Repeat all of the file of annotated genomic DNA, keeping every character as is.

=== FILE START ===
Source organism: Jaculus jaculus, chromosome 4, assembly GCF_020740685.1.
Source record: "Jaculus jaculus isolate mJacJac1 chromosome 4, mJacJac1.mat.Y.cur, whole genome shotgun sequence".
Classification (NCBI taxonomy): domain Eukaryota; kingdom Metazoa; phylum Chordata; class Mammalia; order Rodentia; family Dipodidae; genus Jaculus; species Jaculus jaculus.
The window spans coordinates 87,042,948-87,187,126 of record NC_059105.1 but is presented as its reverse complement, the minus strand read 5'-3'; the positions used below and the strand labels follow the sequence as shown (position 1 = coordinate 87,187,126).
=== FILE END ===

Source organism: Jaculus jaculus, chromosome 4, assembly GCF_020740685.1.
Source record: "Jaculus jaculus isolate mJacJac1 chromosome 4, mJacJac1.mat.Y.cur, whole genome shotgun sequence".
Classification (NCBI taxonomy): domain Eukaryota; kingdom Metazoa; phylum Chordata; class Mammalia; order Rodentia; family Dipodidae; genus Jaculus; species Jaculus jaculus.
The window spans coordinates 87,042,948-87,187,126 of record NC_059105.1 but is presented as its reverse complement, the minus strand read 5'-3'; the positions used below and the strand labels follow the sequence as shown (position 1 = coordinate 87,187,126).